For MSMEs whose business operations are often slow and inefficient due to a great deal of dependence on manual and traditional non-machine mode of sales, marketing and customer engagement; technology can turn out to be the proverbial godsend in terms of improving ease of business. Whether it is supply management, logistics and procurement or manufacturing operations or even human resources, it can enable ease of business across functions and workflows. Keeping this in mind, small businesses must also prioritise and select a set of software solutions that would provide the ‘soft backbone’ for the running of their operations. For instance, customer relationship management (CRM) software would help them maintain a comprehensive digital record of customer engagement. In addition to helping them design and customise offerings, it would also ease the handling of orders while keeping a tab on sales. Similarly, the human resource management (HRM) system would execute the entire process involving recruitment, staffing, training, compensation, performance appraisal, retention strategies etc. For invoicing and payments, accounting software would do the job. What MSMEs should remember that many of these software packages are available at fairly competitive rates with some even being free of cost.
Cloud technologies and services make digitisation convenient and cost-effective
For an MSME faced with a cash-strapped budget, instead of setting up the traditional IT infrastructure, cloud technologies and services can be a natural go-to-market strategy. Cloud services not only remove the need for capital expenditure on hardware and their subsequent maintenance, they also free the businesses from the task of software patch-ups and updating. Evidently, this reduces hardware expenditure and cuts down on maintenance costs making digitisation cost-effective. As an on-demand service, they also allow flexibility enabling quick scaling up or modification, ensuring data backup and business continuity.
Computer-Aided Design (CAD) critical to MSMEs
Given that almost 31% of MSMEs by nature of activity are involved in manufacturing, CAD can be an asset to those firms. With over 6000 products ranging from auto parts and bicycles to sewing machines to electric e-rickshaws to healthcare-related disposables to textile products and accessories, MSMEs carry a significant manufacturing imprint. In that context, exemplifying automation at its best, a combination of CAD with Computer-Aided Manufacturing (CAM) can not only solve the usual design issues that MSME manufacturers face but also facilitate integrated design and manufacturing planning. Through elaborate visualisation and detailing and by way of offering an infinite range of choices, it saves time, improves quality while also allowing simulation and improvisations.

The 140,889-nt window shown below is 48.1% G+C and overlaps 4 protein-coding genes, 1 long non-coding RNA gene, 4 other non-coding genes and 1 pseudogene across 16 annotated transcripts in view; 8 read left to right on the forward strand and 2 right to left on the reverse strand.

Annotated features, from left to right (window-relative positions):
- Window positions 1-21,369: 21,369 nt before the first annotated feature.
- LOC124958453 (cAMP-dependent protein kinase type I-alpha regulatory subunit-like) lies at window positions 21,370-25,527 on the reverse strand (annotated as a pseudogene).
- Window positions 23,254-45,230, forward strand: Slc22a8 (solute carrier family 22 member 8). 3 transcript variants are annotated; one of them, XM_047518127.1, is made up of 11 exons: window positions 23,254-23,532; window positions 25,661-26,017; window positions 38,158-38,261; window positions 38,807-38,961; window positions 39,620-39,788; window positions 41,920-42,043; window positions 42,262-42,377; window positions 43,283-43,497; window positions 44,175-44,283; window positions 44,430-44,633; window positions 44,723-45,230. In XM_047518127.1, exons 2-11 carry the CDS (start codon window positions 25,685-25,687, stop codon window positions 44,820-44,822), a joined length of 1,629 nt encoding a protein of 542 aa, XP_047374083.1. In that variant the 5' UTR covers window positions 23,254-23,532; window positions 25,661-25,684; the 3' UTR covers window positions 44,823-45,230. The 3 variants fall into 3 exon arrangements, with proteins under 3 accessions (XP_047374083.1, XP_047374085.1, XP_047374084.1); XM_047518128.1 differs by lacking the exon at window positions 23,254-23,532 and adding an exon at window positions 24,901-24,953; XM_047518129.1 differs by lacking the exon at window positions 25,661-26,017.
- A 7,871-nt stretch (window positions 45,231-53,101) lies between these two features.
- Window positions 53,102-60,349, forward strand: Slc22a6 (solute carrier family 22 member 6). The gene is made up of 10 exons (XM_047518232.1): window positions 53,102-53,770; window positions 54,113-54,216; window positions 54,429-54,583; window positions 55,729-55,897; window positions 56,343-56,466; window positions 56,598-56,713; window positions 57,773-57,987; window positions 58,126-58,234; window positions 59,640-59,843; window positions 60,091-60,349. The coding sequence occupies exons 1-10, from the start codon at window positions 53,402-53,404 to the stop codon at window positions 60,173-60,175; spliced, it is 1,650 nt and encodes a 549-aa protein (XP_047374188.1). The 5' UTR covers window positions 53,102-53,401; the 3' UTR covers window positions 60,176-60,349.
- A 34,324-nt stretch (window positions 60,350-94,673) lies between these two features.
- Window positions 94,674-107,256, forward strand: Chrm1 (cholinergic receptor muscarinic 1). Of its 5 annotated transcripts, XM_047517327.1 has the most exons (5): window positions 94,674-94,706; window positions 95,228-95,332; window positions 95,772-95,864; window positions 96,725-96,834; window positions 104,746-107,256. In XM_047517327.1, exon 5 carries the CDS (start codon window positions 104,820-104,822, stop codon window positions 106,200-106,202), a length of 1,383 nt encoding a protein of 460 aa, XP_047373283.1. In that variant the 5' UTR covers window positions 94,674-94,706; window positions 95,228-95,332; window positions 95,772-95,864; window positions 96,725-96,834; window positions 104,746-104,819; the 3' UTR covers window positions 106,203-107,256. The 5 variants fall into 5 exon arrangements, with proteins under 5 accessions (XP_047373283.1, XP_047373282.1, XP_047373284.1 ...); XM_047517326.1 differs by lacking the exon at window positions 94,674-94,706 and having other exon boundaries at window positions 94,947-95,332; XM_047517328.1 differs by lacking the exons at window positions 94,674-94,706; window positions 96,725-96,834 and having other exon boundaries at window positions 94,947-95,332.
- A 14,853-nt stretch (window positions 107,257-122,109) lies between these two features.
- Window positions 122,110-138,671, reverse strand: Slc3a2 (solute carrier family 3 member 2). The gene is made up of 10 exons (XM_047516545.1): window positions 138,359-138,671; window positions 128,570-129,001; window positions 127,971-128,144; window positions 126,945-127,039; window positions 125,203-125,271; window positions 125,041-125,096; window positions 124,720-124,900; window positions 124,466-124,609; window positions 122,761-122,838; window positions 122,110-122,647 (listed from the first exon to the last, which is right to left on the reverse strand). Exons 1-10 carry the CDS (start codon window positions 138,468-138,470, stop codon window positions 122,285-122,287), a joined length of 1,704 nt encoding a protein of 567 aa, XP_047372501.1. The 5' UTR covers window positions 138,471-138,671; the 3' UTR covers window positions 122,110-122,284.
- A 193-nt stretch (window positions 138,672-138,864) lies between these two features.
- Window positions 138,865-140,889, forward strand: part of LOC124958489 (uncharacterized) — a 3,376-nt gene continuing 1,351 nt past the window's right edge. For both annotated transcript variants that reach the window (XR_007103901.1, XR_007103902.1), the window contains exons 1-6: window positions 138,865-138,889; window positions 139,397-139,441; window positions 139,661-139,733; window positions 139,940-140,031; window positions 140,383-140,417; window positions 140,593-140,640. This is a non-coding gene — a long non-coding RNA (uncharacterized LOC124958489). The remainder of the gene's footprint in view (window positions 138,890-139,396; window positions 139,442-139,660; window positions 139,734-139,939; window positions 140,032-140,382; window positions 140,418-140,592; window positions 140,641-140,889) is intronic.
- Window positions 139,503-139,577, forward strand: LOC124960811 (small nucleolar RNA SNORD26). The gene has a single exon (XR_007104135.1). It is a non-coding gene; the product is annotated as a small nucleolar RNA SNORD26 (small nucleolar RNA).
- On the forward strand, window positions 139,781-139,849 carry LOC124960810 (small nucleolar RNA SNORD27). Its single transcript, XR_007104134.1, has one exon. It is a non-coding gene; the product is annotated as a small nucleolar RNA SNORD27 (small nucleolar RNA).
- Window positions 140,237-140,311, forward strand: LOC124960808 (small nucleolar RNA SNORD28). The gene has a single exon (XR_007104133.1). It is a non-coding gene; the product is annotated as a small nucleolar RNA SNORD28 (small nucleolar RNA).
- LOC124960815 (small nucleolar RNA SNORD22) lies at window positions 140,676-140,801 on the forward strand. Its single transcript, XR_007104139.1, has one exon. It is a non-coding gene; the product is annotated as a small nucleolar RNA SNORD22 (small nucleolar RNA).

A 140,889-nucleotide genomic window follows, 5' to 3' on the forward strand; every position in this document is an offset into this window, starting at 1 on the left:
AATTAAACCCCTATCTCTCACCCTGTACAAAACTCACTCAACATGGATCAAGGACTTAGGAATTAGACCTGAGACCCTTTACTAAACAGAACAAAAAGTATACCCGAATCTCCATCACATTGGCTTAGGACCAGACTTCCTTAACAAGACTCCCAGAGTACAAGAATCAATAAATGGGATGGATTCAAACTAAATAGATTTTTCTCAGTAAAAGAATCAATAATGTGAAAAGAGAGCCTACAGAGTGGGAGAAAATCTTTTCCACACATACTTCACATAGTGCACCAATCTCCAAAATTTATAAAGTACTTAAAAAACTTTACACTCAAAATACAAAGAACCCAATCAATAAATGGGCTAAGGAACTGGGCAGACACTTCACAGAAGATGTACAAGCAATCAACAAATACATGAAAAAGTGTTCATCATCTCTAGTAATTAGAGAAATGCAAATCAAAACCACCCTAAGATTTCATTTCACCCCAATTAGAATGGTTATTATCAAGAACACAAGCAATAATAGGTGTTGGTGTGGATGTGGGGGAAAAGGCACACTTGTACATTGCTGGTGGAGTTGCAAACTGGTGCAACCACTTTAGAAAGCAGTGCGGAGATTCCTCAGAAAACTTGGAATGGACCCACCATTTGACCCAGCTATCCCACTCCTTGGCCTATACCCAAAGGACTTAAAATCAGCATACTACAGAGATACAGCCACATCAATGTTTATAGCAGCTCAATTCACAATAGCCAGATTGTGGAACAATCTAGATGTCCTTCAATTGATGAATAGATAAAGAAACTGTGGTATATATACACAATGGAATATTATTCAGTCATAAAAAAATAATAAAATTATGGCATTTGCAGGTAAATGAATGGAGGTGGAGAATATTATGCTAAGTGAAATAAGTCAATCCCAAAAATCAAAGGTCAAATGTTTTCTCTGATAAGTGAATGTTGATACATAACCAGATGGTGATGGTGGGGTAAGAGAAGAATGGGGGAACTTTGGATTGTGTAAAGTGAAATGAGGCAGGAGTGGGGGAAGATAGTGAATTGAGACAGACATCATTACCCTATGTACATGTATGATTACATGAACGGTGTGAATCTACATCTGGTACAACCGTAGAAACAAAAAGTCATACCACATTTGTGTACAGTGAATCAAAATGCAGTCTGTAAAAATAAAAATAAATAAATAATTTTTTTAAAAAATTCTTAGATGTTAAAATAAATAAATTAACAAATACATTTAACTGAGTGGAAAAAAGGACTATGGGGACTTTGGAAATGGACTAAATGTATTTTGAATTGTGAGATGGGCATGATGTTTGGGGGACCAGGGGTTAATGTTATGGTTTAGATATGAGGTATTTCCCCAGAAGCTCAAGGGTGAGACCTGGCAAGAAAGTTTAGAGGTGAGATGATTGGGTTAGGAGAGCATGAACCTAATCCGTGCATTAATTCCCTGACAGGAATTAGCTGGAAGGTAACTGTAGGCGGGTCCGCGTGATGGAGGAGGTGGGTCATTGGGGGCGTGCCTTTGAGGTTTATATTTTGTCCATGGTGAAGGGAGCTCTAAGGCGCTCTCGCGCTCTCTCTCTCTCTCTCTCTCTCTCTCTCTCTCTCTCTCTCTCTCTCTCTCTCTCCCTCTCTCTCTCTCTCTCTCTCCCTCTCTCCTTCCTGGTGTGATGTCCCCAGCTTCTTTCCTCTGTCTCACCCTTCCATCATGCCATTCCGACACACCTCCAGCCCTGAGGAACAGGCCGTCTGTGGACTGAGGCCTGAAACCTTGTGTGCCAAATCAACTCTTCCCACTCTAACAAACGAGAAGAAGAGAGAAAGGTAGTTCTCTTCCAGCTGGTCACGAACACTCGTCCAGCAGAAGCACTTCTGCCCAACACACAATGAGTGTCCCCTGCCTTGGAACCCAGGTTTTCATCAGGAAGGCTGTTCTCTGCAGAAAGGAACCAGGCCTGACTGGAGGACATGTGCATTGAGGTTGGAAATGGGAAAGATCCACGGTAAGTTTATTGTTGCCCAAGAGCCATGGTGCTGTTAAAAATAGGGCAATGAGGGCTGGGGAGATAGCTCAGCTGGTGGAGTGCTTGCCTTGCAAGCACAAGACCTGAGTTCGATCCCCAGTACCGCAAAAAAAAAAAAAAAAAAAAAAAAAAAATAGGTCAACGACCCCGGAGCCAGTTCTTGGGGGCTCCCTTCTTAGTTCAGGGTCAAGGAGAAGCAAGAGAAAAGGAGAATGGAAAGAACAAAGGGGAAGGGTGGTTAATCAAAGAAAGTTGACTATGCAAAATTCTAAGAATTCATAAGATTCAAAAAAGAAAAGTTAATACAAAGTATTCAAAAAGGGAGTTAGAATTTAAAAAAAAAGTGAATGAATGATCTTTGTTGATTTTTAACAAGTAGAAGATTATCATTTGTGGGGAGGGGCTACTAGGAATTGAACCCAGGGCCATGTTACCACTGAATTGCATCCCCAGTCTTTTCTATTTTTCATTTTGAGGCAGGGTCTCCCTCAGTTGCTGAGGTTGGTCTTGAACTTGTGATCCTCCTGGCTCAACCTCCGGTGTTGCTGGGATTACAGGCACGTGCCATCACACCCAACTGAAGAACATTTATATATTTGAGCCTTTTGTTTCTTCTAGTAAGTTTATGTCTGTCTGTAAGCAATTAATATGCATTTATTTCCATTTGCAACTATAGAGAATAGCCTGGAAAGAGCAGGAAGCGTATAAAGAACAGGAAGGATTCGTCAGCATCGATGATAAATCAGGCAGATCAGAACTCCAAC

Explore collaboration with technology startups
While Covid-19 has spelt disaster for businesses, ironically enough, it has also catalysed the rise of several new-age technology startups. In fact, even before COVID struck, according to a KPMG report, the number of startups had grown seven-fold to 50,000 by last year itself. In the aftermath of Covid-dictated pivot to digitalisation, several new-age technology startups have cropped up offering digital, remote work, office automation services, cloud connect, healthcare services, education, financial services, gaming, grocery and essentials delivery services, among many others. These new-age technology startups are eager to offer solutions at competitive costs. All that the MSMEs have to do is to find the right partner.
Make full-use of government-backed Lean Manufacturing (LM)Techniques
The MSMEs must also participate actively in sessions and programmes periodically conducted by the government for introducing and educating them on LM techniques with a view to eventually bring about technology upgradation as well as enhancing their competitiveness. Often conducted cluster-wise, the objective of these programmes is to encourage the MSMEs to acquire product certification/licences from national/International bodies and embrace other technologies based on global standards.
In the proliferation of new advanced technologies also lies a manufacturing opportunity
The MSMEs can not only adopt technologies for galvanising their businesses but can even enter the technology component manufacturing space. The advent of advanced technologies such as AI, advanced robotics, IoT and machine learning has spawned the need for production of a new array of technology sub-components. Herein lies a tremendous opportunity for MSME manufacturing businesses. MSMEs, particularly those in manufacturing, can enter this tech manufacturing space and benefit from its growing demand. For example, printed circuit boards (PCBs) form the core of electronics, yet only 30% of their total demand is met indigenously.